Gods of old on the calendar

The gods of old lent their names to several, but not all, days of the week and months of the year. Let’s ramble through the calendar and see what gods are hiding there.
Our first month, January, originates in the Roman januarius, which comes from the name of the god of doorways and passages — Janus — making January an excellent label for the month that serves as the “doorway” to a new year.
February, not the namesake of any god, is from februarius mensis (month of expiation). The Romans observed a festival of purification each February 15, and this day was known as februa (plural of the Latin word for purification).
Before the Julian calendar was adopted in 45 BC, the Romans already kept track of days and years. We generally call this old system, the Ancient, or Early, 
Roman calendar. The calendar we use today is the Gregorian calendar.
April’s name is likely derived from Aphrodite, Greek goddess of love and beauty. Many people suppose April comes from the Latin aperire (to open), because this is the month when plants bloom and trees burst into bud. But this explanation is only wishful thinking.
May is named for the Roman goddess of spring Maia and June is most likely taken from Juno, wife of Jupiter and Roman goddess of marriage.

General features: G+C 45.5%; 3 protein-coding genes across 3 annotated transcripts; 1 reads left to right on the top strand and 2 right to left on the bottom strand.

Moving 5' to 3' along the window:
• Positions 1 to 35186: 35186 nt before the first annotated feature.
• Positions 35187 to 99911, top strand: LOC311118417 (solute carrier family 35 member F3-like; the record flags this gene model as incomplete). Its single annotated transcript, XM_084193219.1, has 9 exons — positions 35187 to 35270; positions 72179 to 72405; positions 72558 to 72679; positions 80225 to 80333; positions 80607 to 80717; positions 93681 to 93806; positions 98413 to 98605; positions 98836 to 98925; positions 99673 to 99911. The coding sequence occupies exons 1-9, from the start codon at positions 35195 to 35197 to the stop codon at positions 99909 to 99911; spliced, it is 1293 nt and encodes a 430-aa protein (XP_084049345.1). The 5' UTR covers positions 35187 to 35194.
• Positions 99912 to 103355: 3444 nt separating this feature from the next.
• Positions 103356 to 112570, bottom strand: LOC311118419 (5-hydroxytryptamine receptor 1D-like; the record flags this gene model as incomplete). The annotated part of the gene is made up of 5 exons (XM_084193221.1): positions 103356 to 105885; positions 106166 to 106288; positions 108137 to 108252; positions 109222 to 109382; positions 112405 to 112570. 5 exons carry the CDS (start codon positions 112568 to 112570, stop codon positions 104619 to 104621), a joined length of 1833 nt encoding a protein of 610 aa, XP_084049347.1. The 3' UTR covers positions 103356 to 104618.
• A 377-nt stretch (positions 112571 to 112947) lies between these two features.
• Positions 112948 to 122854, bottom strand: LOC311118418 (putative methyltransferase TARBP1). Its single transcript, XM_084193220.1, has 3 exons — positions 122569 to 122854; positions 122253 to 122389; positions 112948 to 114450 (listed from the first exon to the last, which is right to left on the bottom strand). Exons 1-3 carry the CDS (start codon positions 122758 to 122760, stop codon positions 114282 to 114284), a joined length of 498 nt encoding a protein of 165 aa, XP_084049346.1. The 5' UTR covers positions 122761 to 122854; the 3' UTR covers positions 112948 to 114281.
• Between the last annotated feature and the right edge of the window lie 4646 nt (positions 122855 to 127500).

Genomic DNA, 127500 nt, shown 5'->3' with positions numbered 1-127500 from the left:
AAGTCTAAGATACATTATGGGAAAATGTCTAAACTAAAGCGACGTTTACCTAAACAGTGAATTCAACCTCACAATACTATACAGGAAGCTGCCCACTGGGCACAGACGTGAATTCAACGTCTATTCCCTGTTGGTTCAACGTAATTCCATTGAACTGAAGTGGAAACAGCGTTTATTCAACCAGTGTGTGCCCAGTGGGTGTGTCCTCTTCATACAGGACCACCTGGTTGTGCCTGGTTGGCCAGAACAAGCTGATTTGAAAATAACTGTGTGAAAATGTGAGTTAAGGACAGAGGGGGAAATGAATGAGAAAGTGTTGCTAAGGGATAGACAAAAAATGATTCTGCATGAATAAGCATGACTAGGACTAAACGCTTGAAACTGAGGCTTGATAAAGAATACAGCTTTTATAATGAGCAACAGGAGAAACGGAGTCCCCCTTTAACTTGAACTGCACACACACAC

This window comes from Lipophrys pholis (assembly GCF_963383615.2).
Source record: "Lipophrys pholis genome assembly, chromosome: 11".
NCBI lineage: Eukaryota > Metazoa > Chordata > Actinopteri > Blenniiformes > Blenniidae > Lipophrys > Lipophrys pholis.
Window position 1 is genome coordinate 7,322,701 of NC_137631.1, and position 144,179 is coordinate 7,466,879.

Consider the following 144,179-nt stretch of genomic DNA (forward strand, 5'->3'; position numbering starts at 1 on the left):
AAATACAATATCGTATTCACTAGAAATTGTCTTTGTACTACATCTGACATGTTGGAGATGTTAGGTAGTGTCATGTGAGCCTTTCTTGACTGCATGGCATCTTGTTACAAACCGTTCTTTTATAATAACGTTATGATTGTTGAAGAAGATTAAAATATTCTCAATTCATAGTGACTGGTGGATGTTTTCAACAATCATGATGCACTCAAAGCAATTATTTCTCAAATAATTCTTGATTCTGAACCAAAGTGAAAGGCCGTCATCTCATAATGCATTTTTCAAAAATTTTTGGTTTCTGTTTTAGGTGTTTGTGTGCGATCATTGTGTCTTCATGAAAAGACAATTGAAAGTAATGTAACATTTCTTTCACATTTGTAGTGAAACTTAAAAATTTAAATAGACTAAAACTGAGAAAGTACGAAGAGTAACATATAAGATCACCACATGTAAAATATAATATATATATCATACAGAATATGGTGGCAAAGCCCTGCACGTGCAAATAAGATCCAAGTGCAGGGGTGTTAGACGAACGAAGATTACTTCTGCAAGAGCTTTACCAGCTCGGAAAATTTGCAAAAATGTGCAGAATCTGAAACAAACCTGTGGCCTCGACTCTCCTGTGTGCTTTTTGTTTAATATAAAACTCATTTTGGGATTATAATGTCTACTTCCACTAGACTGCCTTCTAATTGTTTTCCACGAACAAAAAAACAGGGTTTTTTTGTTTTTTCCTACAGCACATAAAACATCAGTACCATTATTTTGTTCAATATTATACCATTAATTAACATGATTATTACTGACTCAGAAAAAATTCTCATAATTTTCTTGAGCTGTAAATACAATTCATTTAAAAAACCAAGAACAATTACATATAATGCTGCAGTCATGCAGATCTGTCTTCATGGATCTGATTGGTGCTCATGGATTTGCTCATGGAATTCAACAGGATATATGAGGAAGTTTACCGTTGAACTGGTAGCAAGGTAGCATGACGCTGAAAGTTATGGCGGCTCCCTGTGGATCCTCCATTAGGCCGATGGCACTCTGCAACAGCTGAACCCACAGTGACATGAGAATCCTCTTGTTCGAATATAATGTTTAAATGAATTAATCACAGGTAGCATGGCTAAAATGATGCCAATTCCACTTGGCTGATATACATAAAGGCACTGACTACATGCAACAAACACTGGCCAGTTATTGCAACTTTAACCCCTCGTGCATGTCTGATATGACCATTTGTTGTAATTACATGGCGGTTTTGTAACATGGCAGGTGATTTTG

July, the fifth month of the ancient Roman year, was originally known as Quintilis for the month’s number. “Five” is quinque in Latin. Following Julius Caesar’s death in 44 BC, the month was rechristened to honour him. Subsequently, it became the seventh calendar month.
August got its name from the title assumed by 
Roman Emperor Augustus (consecrated) Caesar. Its original name was Sixtilis (sixth) since it was the sixth month of the Roman year.
September, October, November and December all take their names from their numerical order on the 
Ancient Roman calendar. Thus, September (now the ninth month) comes from septem for seven. October is from octo (eight), November from novem (nine); and December from decem (10). 
And what about those days of the week?
Sunday means “day of the sun.” It’s from the Latin dies soles and came to us through Old English. Some countries make a religious connection to this first day of the week, e.g., the French, Dimanche is from dies 
dominicus (day of the Lord).
Monday, dedicated to the moon, is a translation of the Late Latin lunae dies (day of the moon). 
Tuesday takes its name from Tiu, the Germanic god of war and sky.
Wednesday is derived from the name of the Norse god Woden (Odin) and corresponds to the Roman god Mercury, as we can see in the French name for this weekday — Mercredi.
Friday comes from Frigg, the Norse goddess of love.
Saturday, arriving through Old English, is a semi-translation of Saturn dies (Day of Saturn). Although Saturday is also the Jewish Sabbath, scholars insist that the similarity between the sounds of sabbath and 
Saturn is merely coincidence.